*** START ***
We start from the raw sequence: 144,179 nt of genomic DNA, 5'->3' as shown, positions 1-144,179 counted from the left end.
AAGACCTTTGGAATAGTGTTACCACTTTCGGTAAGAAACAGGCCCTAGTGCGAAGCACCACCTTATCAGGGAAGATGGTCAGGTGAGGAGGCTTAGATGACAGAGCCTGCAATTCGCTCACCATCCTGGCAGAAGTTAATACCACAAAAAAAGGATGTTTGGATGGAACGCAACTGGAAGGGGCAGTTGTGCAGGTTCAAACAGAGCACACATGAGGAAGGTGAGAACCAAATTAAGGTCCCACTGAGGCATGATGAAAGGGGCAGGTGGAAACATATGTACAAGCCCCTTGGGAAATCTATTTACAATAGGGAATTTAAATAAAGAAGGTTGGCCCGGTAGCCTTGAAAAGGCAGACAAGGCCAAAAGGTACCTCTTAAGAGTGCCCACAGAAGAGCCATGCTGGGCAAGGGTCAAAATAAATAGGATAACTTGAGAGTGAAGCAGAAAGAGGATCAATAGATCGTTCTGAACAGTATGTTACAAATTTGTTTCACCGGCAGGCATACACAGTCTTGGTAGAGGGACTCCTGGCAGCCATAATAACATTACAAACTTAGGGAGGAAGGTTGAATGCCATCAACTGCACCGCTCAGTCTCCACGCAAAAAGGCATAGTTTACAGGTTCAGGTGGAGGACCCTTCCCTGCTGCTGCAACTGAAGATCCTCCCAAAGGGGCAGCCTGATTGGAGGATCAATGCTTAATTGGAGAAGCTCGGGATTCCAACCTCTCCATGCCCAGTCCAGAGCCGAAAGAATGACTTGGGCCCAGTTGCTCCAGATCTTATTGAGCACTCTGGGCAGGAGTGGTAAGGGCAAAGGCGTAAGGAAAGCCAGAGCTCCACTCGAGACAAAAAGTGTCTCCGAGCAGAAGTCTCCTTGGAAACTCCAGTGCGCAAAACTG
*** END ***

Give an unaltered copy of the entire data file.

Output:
We start from the raw sequence: 144,179 nt of genomic DNA, 5'->3' as shown, positions 1-144,179 counted from the left end.
AAGACCTTTGGAATAGTGTTACCACTTTCGGTAAGAAACAGGCCCTAGTGCGAAGCACCACCTTATCAGGGAAGATGGTCAGGTGAGGAGGCTTAGATGACAGAGCCTGCAATTCGCTCACCATCCTGGCAGAAGTTAATACCACAAAAAAAGGATGTTTGGATGGAACGCAACTGGAAGGGGCAGTTGTGCAGGTTCAAACAGAGCACACATGAGGAAGGTGAGAACCAAATTAAGGTCCCACTGAGGCATGATGAAAGGGGCAGGTGGAAACATATGTACAAGCCCCTTGGGAAATCTATTTACAATAGGGAATTTAAATAAAGAAGGTTGGCCCGGTAGCCTTGAAAAGGCAGACAAGGCCAAAAGGTACCTCTTAAGAGTGCCCACAGAAGAGCCATGCTGGGCAAGGGTCAAAATAAATAGGATAACTTGAGAGTGAAGCAGAAAGAGGATCAATAGATCGTTCTGAACAGTATGTTACAAATTTGTTTCACCGGCAGGCATACACAGTCTTGGTAGAGGGACTCCTGGCAGCCATAATAACATTACAAACTTAGGGAGGAAGGTTGAATGCCATCAACTGCACCGCTCAGTCTCCACGCAAAAAGGCATAGTTTACAGGTTCAGGTGGAGGACCCTTCCCTGCTGCTGCAACTGAAGATCCTCCCAAAGGGGCAGCCTGATTGGAGGATCAATGCTTAATTGGAGAAGCTCGGGATTCCAACCTCTCCATGCCCAGTCCAGAGCCGAAAGAATGACTTGGGCCCAGTTGCTCCAGATCTTATTGAGCACTCTGGGCAGGAGTGGTAAGGGCAAAGGCGTAAGGAAAGCCAGAGCTCCACTCGAGACAAAAAGTGTCTCCGAGCAGAAGTCTCCTTGGAAACTCCAGTGCGCAAAACTG